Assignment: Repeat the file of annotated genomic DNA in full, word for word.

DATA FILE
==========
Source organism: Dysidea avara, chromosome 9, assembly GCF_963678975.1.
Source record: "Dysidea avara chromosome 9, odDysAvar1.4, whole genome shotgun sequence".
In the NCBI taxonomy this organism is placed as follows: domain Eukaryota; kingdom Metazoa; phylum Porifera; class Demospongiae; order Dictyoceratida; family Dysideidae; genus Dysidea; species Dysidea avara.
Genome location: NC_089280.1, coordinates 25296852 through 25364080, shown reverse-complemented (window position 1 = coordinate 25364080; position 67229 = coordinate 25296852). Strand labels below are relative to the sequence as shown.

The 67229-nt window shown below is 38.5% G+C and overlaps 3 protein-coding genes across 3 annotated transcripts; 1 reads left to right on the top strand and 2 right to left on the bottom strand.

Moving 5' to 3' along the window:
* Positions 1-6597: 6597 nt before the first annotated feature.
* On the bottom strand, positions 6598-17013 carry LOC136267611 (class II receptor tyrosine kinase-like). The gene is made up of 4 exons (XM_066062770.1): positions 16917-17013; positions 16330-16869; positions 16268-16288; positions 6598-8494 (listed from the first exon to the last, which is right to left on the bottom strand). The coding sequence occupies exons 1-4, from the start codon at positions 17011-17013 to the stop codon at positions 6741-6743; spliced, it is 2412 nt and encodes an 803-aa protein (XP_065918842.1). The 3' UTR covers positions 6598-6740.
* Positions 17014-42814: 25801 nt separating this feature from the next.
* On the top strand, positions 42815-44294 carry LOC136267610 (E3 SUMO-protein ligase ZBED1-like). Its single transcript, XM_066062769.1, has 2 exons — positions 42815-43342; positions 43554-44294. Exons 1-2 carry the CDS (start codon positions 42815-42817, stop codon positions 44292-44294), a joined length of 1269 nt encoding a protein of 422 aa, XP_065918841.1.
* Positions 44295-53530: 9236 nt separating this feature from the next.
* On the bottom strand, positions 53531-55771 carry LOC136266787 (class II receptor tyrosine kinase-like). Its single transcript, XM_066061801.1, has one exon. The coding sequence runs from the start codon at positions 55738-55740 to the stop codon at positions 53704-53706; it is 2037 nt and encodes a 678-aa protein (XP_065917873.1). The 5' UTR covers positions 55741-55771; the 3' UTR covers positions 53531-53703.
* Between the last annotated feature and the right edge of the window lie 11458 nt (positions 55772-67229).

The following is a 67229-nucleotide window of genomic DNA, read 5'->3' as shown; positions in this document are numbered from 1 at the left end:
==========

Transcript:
Source organism: Dysidea avara, chromosome 9, assembly GCF_963678975.1.
Source record: "Dysidea avara chromosome 9, odDysAvar1.4, whole genome shotgun sequence".
In the NCBI taxonomy this organism is placed as follows: domain Eukaryota; kingdom Metazoa; phylum Porifera; class Demospongiae; order Dictyoceratida; family Dysideidae; genus Dysidea; species Dysidea avara.
Genome location: NC_089280.1, coordinates 25296852 through 25364080, shown reverse-complemented (window position 1 = coordinate 25364080; position 67229 = coordinate 25296852). Strand labels below are relative to the sequence as shown.

The 67229-nt window shown below is 38.5% G+C and overlaps 3 protein-coding genes across 3 annotated transcripts; 1 reads left to right on the top strand and 2 right to left on the bottom strand.

Moving 5' to 3' along the window:
* Positions 1-6597: 6597 nt before the first annotated feature.
* On the bottom strand, positions 6598-17013 carry LOC136267611 (class II receptor tyrosine kinase-like). The gene is made up of 4 exons (XM_066062770.1): positions 16917-17013; positions 16330-16869; positions 16268-16288; positions 6598-8494 (listed from the first exon to the last, which is right to left on the bottom strand). The coding sequence occupies exons 1-4, from the start codon at positions 17011-17013 to the stop codon at positions 6741-6743; spliced, it is 2412 nt and encodes an 803-aa protein (XP_065918842.1). The 3' UTR covers positions 6598-6740.
* Positions 17014-42814: 25801 nt separating this feature from the next.
* On the top strand, positions 42815-44294 carry LOC136267610 (E3 SUMO-protein ligase ZBED1-like). Its single transcript, XM_066062769.1, has 2 exons — positions 42815-43342; positions 43554-44294. Exons 1-2 carry the CDS (start codon positions 42815-42817, stop codon positions 44292-44294), a joined length of 1269 nt encoding a protein of 422 aa, XP_065918841.1.
* Positions 44295-53530: 9236 nt separating this feature from the next.
* On the bottom strand, positions 53531-55771 carry LOC136266787 (class II receptor tyrosine kinase-like). Its single transcript, XM_066061801.1, has one exon. The coding sequence runs from the start codon at positions 55738-55740 to the stop codon at positions 53704-53706; it is 2037 nt and encodes a 678-aa protein (XP_065917873.1). The 5' UTR covers positions 55741-55771; the 3' UTR covers positions 53531-53703.
* Between the last annotated feature and the right edge of the window lie 11458 nt (positions 55772-67229).

The following is a 67229-nucleotide window of genomic DNA, read 5'->3' as shown; positions in this document are numbered from 1 at the left end: